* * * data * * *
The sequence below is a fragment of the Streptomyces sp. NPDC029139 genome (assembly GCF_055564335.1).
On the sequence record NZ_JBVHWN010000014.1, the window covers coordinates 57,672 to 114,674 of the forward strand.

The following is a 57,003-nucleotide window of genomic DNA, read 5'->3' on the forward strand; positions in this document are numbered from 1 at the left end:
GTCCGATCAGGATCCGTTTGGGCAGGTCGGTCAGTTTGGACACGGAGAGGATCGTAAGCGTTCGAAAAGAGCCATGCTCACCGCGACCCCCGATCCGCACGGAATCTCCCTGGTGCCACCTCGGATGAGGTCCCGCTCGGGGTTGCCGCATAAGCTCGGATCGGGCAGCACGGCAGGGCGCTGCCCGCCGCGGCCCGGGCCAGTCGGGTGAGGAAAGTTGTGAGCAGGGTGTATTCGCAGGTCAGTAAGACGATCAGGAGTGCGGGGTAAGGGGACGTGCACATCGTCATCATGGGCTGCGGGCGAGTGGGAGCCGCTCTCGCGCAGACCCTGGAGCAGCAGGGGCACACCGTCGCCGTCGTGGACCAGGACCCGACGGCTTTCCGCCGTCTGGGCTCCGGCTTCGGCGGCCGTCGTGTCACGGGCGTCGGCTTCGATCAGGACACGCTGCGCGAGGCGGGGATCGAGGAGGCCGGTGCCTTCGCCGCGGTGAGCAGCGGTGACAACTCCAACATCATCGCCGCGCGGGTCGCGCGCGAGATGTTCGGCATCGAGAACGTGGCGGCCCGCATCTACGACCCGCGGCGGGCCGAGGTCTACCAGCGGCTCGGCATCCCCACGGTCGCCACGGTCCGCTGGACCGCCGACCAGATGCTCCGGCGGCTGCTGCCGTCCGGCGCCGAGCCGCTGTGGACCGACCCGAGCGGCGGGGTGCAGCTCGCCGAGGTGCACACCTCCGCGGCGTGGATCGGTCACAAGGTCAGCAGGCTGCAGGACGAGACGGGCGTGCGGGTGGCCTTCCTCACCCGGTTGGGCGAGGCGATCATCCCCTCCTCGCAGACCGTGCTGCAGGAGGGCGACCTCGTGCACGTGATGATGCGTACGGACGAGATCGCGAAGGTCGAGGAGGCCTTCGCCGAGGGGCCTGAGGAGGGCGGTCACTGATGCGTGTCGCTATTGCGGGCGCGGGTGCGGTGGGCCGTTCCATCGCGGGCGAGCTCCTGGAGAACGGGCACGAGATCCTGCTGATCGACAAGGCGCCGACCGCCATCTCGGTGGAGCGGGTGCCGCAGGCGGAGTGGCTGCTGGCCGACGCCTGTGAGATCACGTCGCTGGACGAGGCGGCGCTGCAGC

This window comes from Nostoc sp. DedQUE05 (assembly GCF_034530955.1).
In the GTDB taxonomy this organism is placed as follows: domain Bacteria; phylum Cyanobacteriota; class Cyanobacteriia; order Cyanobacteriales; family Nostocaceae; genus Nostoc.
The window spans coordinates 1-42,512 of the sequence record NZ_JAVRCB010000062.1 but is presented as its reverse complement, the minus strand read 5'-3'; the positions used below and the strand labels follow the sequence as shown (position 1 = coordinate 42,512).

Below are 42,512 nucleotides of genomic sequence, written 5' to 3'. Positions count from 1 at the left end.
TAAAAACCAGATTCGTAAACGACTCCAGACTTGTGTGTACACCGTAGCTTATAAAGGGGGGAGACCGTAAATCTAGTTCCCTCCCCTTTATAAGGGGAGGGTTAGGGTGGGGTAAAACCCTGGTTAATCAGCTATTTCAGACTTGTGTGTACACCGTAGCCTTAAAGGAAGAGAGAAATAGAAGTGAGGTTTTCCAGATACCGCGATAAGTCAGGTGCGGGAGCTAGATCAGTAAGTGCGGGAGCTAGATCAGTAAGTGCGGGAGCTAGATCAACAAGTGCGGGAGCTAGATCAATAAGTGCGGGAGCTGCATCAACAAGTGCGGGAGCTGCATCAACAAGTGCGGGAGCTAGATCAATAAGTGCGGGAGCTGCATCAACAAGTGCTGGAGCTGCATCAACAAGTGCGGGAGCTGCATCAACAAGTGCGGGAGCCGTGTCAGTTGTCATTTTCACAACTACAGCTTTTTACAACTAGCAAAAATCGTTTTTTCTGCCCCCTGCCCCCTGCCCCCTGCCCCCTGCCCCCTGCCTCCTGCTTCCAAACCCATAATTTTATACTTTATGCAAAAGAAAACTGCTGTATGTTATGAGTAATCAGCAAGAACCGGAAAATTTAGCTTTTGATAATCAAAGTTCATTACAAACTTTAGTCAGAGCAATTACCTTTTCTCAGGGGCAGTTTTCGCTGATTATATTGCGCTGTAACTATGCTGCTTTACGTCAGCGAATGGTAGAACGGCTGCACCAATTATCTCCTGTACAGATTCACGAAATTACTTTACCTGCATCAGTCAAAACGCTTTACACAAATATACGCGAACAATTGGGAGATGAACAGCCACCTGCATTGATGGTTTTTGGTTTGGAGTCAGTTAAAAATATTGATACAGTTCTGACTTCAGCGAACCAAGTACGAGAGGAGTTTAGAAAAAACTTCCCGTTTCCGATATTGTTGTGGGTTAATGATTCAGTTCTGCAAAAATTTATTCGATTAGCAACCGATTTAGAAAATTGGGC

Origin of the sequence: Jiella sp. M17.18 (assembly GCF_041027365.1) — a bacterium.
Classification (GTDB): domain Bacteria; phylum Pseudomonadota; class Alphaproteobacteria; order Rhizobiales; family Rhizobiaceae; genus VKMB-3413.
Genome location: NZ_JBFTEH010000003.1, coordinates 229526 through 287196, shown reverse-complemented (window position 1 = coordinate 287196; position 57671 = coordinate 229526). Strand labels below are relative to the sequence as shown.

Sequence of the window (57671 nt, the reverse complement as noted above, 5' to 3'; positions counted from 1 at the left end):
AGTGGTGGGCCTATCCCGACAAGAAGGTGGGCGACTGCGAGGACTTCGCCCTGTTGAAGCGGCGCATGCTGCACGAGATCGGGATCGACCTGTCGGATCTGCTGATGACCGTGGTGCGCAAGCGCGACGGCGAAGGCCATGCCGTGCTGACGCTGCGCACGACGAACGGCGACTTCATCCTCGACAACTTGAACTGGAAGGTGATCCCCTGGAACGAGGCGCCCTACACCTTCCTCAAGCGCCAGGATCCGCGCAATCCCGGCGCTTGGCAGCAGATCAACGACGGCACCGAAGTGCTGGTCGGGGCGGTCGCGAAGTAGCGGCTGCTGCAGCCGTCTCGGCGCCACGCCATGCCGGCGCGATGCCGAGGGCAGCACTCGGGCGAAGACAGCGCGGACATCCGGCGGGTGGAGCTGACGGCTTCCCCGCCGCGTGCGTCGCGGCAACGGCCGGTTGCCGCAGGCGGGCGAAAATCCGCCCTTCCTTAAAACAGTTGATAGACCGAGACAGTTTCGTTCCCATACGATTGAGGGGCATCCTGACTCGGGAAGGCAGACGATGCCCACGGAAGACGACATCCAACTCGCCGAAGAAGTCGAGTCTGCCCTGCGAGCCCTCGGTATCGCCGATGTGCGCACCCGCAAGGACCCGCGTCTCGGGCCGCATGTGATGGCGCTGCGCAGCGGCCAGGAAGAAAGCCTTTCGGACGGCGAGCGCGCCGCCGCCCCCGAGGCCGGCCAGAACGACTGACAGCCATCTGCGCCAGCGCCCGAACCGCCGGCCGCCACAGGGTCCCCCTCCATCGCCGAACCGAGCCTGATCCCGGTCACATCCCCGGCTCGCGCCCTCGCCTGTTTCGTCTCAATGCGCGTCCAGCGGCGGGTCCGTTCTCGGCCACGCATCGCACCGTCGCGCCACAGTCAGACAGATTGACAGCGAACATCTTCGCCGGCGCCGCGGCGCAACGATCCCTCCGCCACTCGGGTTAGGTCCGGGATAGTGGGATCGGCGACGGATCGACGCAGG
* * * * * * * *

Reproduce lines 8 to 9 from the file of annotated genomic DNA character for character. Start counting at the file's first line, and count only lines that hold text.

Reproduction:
Below are 42,512 nucleotides of genomic sequence, written 5' to 3'. Positions count from 1 at the left end.
TAAAAACCAGATTCGTAAACGACTCCAGACTTGTGTGTACACCGTAGCTTATAAAGGGGGGAGACCGTAAATCTAGTTCCCTCCCCTTTATAAGGGGAGGGTTAGGGTGGGGTAAAACCCTGGTTAATCAGCTATTTCAGACTTGTGTGTACACCGTAGCCTTAAAGGAAGAGAGAAATAGAAGTGAGGTTTTCCAGATACCGCGATAAGTCAGGTGCGGGAGCTAGATCAGTAAGTGCGGGAGCTAGATCAGTAAGTGCGGGAGCTAGATCAACAAGTGCGGGAGCTAGATCAATAAGTGCGGGAGCTGCATCAACAAGTGCGGGAGCTGCATCAACAAGTGCGGGAGCTAGATCAATAAGTGCGGGAGCTGCATCAACAAGTGCTGGAGCTGCATCAACAAGTGCGGGAGCTGCATCAACAAGTGCGGGAGCCGTGTCAGTTGTCATTTTCACAACTACAGCTTTTTACAACTAGCAAAAATCGTTTTTTCTGCCCCCTGCCCCCTGCCCCCTGCCCCCTGCCCCCTGCCTCCTGCTTCCAAACCCATAATTTTATACTTTATGCAAAAGAAAACTGCTGTATGTTATGAGTAATCAGCAAGAACCGGAAAATTTAGCTTTTGATAATCAAAGTTCATTACAAACTTTAGTCAGAGCAATTACCTTTTCTCAGGGGCAGTTTTCGCTGATTATATTGCGCTGTAACTATGCTGCTTTACGTCAGCGAATGGTAGAACGGCTGCACCAATTATCTCCTGTACAGATTCACGAAATTACTTTACCTGCATCAGTCAAAACGCTTTACACAAATATACGCGAACAATTGGGAGATGAACAGCCACCTGCATTGATGGTTTTTGGTTTGGAGTCAGTTAAAAATATTGATACAGTTCTGACTTCAGCGAACCAAGTACGAGAGGAGTTTAGAAAAAACTTCCCGTTTCCGATATTGTTGTGGGTTAATGATTCAGTTCTGCAAAAATTTATTCGATTAGCAACCGATTTAGAAAATTGGGC